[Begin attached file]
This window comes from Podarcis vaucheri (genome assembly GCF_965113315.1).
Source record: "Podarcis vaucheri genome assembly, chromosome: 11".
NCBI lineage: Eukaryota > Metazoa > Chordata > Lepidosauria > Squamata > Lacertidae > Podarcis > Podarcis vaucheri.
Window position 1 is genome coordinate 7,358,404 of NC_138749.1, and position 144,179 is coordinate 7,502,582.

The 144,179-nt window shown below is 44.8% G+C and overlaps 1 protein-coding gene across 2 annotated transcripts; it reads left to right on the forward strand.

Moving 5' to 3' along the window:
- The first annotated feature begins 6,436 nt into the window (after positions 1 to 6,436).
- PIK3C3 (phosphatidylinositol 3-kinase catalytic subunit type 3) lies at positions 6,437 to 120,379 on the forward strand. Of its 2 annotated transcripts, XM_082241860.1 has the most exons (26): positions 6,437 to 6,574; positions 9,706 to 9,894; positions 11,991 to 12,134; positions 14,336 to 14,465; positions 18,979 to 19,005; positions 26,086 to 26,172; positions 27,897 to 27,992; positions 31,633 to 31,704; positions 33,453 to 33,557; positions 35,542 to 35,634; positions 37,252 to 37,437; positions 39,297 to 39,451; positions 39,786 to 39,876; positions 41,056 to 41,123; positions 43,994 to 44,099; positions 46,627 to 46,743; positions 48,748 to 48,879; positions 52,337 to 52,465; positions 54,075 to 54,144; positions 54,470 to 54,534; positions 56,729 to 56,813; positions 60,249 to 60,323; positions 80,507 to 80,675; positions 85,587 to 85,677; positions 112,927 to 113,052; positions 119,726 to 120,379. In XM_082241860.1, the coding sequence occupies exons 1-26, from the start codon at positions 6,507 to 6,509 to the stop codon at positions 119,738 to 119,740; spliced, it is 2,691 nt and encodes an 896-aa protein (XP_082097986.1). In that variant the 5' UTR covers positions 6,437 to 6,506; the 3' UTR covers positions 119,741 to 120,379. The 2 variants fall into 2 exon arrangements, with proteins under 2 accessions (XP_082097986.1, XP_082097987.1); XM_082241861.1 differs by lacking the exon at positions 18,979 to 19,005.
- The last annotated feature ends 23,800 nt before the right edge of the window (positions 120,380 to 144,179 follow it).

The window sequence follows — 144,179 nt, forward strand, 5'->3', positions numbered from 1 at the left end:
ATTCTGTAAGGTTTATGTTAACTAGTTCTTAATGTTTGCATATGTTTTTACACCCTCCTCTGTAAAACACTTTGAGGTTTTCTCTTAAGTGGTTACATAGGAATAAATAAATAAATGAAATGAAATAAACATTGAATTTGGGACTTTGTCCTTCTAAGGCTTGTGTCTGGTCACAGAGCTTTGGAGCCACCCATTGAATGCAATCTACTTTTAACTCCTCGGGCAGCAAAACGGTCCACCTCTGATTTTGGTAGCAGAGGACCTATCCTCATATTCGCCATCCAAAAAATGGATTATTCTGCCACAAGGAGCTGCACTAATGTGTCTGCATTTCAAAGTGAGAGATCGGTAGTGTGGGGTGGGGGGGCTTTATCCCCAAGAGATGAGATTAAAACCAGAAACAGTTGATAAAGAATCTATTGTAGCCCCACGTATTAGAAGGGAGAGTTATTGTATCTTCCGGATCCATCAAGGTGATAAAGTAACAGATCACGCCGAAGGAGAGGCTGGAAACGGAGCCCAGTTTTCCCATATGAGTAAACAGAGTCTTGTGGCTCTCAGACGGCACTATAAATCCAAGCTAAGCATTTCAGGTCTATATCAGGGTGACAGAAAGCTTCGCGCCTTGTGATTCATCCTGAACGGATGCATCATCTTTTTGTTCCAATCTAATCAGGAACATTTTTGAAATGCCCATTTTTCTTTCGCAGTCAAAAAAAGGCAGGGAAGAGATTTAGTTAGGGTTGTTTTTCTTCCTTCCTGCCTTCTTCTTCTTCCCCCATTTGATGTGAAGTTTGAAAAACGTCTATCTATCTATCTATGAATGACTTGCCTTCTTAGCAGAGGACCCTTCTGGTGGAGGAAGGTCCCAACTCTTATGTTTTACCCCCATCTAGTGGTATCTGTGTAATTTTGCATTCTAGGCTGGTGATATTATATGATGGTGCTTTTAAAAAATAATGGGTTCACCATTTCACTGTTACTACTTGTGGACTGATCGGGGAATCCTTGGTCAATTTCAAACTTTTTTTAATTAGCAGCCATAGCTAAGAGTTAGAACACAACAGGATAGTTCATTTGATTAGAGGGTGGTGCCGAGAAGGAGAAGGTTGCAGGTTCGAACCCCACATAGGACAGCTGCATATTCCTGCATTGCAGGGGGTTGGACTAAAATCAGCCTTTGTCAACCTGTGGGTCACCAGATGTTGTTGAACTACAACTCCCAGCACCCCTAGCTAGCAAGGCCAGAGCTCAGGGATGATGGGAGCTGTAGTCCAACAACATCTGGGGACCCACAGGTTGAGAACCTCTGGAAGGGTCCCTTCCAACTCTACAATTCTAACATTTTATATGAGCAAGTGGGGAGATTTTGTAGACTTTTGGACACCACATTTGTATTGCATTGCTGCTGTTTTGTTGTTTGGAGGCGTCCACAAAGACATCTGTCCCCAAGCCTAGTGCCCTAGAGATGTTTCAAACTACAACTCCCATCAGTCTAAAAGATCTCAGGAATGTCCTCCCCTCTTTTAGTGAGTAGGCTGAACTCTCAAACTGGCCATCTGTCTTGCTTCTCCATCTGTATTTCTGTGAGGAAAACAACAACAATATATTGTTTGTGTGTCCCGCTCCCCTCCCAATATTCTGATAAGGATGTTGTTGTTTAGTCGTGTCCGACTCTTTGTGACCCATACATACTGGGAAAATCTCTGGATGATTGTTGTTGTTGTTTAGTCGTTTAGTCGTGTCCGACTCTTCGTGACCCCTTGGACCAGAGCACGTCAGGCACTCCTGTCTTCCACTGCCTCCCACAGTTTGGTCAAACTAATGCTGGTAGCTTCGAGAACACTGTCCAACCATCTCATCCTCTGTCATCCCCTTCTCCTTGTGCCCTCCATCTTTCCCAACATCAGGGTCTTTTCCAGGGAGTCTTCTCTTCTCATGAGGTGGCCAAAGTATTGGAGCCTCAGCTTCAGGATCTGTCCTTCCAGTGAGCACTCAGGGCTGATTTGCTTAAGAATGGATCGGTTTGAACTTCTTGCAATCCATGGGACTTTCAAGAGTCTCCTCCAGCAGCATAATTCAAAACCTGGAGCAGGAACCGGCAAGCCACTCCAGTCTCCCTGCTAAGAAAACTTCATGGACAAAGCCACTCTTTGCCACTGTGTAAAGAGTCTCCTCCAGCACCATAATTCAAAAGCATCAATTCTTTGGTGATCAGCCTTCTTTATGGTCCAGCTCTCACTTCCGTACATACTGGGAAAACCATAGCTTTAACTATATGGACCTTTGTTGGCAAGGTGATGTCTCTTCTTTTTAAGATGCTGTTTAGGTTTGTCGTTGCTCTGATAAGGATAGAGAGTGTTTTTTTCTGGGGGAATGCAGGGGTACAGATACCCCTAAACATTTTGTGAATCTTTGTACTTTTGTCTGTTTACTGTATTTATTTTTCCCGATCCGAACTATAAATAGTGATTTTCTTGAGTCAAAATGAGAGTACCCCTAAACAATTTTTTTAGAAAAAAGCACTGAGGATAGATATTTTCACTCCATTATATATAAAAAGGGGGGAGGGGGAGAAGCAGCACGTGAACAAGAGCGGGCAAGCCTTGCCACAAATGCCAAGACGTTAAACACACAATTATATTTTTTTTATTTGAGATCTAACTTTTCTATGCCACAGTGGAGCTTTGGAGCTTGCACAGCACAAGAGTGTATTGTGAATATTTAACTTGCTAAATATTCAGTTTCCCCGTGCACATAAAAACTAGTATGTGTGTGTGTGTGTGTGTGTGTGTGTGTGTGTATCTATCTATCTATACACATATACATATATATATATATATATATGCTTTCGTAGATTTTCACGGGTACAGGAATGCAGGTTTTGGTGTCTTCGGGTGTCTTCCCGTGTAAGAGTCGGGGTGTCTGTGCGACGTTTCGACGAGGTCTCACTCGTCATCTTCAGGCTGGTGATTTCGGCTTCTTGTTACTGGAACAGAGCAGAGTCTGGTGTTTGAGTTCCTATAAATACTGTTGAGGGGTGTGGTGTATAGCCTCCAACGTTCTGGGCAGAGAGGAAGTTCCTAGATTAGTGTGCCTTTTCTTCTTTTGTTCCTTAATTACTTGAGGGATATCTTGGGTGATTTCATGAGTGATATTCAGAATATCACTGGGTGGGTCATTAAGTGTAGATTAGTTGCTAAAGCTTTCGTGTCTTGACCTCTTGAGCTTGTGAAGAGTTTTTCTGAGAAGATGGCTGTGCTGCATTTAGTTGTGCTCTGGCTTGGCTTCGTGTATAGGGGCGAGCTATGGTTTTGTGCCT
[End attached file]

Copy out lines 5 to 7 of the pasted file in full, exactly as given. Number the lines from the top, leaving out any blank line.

The 144,179-nt window shown below is 44.8% G+C and overlaps 1 protein-coding gene across 2 annotated transcripts; it reads left to right on the forward strand.

Moving 5' to 3' along the window:
- The first annotated feature begins 6,436 nt into the window (after positions 1 to 6,436).